Persistent long-term (<em>c.</em> 24 Ma) exhumation in the Eastern Alaska Range constrained by stacked thermochronology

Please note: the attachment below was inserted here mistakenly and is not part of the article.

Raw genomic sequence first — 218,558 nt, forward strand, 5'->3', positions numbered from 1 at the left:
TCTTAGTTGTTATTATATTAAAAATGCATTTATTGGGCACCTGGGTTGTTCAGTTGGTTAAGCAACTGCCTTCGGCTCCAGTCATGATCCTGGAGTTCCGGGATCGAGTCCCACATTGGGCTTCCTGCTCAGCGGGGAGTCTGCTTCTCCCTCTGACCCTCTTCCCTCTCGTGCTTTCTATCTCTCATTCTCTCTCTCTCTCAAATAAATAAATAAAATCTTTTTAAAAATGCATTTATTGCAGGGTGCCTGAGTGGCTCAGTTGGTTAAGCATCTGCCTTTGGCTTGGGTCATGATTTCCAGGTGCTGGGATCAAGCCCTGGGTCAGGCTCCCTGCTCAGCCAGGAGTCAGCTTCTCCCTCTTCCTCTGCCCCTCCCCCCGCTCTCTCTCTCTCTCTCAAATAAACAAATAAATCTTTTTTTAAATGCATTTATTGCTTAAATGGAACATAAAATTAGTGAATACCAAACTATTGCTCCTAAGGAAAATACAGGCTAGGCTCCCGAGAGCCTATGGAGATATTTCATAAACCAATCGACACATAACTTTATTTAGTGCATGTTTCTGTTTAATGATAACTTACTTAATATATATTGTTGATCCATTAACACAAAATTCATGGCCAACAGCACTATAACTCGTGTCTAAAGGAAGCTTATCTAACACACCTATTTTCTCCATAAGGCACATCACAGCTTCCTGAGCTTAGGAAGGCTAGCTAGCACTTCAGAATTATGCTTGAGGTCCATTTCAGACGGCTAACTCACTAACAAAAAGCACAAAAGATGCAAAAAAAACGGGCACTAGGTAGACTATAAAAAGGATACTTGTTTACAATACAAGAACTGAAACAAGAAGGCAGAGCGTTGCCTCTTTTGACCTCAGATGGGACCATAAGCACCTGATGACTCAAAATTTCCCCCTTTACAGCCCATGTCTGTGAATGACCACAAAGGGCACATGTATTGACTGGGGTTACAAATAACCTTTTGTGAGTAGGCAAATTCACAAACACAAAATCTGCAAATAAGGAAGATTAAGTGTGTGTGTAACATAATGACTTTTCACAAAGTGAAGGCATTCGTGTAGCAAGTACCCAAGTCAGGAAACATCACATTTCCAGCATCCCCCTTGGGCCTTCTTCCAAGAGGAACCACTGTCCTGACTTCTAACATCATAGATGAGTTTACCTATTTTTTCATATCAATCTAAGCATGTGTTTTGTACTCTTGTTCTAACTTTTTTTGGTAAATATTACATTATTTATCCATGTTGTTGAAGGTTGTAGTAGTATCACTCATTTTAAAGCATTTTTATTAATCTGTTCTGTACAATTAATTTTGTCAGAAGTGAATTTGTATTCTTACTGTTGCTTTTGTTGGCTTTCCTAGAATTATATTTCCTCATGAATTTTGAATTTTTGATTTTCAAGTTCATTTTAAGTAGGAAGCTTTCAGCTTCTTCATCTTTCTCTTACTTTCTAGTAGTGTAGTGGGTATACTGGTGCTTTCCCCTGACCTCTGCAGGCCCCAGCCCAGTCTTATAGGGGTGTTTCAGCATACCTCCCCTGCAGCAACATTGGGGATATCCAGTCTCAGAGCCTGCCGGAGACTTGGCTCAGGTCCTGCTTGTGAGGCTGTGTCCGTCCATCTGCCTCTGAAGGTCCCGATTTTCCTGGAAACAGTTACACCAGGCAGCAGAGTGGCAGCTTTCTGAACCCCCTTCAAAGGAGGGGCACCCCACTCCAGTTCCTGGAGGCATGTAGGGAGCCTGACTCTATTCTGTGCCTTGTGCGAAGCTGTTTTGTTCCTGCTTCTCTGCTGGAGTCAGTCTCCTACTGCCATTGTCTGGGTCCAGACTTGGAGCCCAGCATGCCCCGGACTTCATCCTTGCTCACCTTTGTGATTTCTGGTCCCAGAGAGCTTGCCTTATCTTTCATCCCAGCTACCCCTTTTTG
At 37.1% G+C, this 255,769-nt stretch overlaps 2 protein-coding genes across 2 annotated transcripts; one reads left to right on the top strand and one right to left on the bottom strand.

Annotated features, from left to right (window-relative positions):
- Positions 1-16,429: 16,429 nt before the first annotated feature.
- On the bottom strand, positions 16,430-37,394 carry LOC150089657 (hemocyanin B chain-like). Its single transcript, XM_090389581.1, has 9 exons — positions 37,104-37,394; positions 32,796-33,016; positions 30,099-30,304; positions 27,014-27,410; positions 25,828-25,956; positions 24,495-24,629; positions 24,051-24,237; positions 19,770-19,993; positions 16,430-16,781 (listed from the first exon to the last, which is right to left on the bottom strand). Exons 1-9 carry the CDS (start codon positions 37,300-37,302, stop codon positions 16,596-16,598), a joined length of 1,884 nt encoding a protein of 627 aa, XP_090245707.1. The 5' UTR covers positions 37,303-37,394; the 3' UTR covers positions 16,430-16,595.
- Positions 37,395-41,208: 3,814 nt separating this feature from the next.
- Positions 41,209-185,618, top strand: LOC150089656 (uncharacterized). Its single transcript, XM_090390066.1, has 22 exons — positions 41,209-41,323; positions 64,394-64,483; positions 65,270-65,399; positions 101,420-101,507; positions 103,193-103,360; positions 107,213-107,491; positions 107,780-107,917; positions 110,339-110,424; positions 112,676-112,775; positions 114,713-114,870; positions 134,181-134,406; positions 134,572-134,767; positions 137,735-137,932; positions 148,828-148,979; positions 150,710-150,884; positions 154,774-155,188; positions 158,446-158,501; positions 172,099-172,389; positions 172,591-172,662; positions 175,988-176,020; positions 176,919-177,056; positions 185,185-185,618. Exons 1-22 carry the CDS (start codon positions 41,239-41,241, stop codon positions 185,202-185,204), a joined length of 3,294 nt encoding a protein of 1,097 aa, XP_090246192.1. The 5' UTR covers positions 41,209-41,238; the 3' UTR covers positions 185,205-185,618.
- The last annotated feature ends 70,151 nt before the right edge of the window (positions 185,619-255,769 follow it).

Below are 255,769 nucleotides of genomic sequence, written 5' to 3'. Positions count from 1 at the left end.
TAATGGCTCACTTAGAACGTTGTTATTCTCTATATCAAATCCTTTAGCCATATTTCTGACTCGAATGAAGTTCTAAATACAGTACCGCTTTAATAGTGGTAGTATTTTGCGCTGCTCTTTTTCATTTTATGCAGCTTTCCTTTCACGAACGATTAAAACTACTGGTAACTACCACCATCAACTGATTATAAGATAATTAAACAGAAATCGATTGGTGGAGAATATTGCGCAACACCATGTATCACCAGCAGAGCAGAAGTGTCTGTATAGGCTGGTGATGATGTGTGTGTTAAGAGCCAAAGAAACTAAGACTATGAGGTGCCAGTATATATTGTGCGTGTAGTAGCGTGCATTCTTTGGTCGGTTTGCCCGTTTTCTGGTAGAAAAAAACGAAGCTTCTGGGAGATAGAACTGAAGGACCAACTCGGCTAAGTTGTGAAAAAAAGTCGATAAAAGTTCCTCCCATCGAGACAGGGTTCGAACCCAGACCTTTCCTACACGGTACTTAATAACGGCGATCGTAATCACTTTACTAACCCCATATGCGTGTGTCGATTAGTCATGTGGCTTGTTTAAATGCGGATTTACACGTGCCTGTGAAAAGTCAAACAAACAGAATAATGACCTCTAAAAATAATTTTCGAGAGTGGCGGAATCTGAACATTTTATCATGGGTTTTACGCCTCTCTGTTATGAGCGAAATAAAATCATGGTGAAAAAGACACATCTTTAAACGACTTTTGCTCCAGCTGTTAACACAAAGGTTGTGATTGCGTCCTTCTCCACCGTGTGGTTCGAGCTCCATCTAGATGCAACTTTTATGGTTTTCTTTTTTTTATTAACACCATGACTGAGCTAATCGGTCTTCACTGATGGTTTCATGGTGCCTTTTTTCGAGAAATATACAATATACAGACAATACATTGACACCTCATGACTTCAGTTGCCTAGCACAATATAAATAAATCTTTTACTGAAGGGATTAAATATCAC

<p>To address Miocene–present episodic v. persistent exhumation, we utilize a simple graphical procedure that vertically stacks spatially diverse K-feldspar <sup>40</sup>Ar/<sup>39</sup>Ar multi-domain diffusion (MDD) models from the length of the approximately 100 km-long high-peak region of the Eastern Alaska Range. We supply additional constraints with <sup>40</sup>Ar/<sup>39</sup>Ar mica dating because the higher closure-temperature-window places limits on the initiation of rapid Eastern Alaska Range exhumation. We also provide a broad <sup>40</sup>Ar/<sup>39</sup>Ar K-feldspar minimum closure age data set to add more detail on spatial patterns in the regional exhumation history for the Eastern Alaska Range. We find that rapid and persistent exhumation has occurred in the Eastern Alaska Range since about 24 Ma at a long-term rate of approximately 0.9 km/Ma, but that this rapid exhumation is spatially variable through time. Onset of rapid Eastern Alaska Range exhumation is coincident with the initiation of rapid exhumation in SW Alaska, the Western Alaska Range and the Chugach–Saint Elias Range at around 25 Ma, implying a region-wide deformational response to a change in tectonic forcing. The initiation of highly coupled flat-slab subduction of the Yakutat microplate is probably responsible for this prolonged period of rapid exhumation in southern Alaska. </p>